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Oh, did you think this was about graduation? Yes, congrats on that, too. But we’re talking about way more than celebrating the end of high school. We’re talking about what’s next. We’re talking about your new job.

From now on, you are the person in charge of your own life.

Chances are that sounds both exciting and terrifying—because it is. College life is a season of discovering new things, and giving up some old things. A season of success, failure, and everything in between.

Over the next year you’re going to need a lot of stuff—whether it’s decorations for a new dorm room or clothes for a new job. But there’s one thing you need more than anything else.


Maybe that surprises you. Maybe you thought: “Finally, I’m on my own. I can make my own decisions. I can do my own thing.” That’s still true but think of it this way. You were just named CEO of your life. You’re the boss.

And just like the CEO of any organization or business, you need a team of people with experience, expertise, and wisdom to help you see the whole picture and make great decisions. That’s why the most powerful leaders—even the president—has a team of advisors.

Sure, you graduated from being assigned coaches, teachers, counselors, and youth pastors. But that doesn’t mean you’re on your own. Now, as an adult, you get to choose the people on your team. And who you choose may be one of the most important adult decisions you make. So how do you choose?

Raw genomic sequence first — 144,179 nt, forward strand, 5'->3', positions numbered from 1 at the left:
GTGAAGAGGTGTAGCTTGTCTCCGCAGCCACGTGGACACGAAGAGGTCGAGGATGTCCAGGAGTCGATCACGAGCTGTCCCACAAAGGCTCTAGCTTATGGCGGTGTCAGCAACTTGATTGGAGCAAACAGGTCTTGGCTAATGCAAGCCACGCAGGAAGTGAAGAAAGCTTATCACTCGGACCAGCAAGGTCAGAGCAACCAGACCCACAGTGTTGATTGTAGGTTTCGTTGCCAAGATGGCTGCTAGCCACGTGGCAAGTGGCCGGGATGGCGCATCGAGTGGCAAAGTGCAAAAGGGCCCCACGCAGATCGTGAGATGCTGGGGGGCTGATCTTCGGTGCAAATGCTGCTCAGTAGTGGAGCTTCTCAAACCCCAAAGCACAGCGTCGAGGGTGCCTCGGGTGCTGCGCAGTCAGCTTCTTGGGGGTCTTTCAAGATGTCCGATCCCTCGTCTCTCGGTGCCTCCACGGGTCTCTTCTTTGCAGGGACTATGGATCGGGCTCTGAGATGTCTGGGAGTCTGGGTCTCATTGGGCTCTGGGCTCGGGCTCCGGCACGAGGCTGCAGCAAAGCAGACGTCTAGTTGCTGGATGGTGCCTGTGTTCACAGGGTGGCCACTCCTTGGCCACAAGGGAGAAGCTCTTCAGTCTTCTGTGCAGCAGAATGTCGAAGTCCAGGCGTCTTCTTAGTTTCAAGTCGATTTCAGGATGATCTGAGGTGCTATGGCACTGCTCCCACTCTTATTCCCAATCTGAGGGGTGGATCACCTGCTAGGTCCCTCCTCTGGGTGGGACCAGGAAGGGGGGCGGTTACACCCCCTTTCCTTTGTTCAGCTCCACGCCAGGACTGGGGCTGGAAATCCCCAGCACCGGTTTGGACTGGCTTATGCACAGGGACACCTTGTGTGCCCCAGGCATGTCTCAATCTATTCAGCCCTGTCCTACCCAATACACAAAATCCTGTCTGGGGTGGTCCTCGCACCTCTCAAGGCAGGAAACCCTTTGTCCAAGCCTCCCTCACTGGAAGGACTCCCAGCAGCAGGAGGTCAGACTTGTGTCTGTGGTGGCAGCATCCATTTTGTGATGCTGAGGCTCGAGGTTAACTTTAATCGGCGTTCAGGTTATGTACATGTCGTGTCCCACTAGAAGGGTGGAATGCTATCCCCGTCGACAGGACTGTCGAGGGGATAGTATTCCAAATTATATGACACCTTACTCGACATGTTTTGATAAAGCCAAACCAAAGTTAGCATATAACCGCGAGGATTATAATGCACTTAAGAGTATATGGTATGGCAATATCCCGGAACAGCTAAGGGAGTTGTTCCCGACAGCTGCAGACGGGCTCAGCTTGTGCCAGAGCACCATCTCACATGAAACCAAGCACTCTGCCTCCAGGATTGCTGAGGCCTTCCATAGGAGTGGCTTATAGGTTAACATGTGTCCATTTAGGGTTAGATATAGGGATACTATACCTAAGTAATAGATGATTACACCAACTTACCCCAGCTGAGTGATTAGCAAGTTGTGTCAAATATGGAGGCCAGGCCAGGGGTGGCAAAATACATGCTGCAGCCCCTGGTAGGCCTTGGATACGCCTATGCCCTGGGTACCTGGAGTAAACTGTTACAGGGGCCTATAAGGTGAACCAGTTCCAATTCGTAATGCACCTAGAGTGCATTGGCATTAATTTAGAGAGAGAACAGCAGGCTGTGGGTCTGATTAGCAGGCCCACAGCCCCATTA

Well, first, let’s assume your parents are still acting as advisors in your life. They may not be telling you when to wake up, what time to come home, or reminding you to eat more veggies, but chances are they still know you better than anyone else and still want the best for you. So let’s keep them on the list. Who else?

As you think through who you know, start with people who are little farther along in life than you. You probably already have great friends who are figuring out the after-graduation life together. Keep them! But for your advisory team, you’ll want three to five people who have already been there. People who can help you see what you don’t see and have been through what you’re likely to go through.

As you assemble your team, look for people who have these two characteristics:

  • They make wise decisions in their own lives. This is a no-brainer, right? If someone makes bad decisions in their own life, they shouldn’t help make decisions in yours. You can still be friends with them, of course. But they’re not on your team. That’s just a bad idea.
  • They care about you enough to tell you what you don’t want to hear. When you want to make a decision, there’s usually a reason. And we all know who to go to if we just want a “yes.” We all have those people who will tell us what we want to hear and make us feel good about our ideas. But if you want to make consistently wise decisions, you’re going to need somebody who loves you enough to disagree with you, to point out when your plans don’t set you up for the best outcomes, and to help you figure out a better alternative.

So that’s it. Farther along. Wise decisions. Care about you. Can you think of some people who fit that description? Great! Now you just want to…


We know that asking anyone for a favor can be a little scary, but trust us. Asking someone to be on your grad team will make their day. And it doesn’t have to be complicated.

Just click below to download a postcard. You can print it and mail it to them OR simply copy the image and text it to them.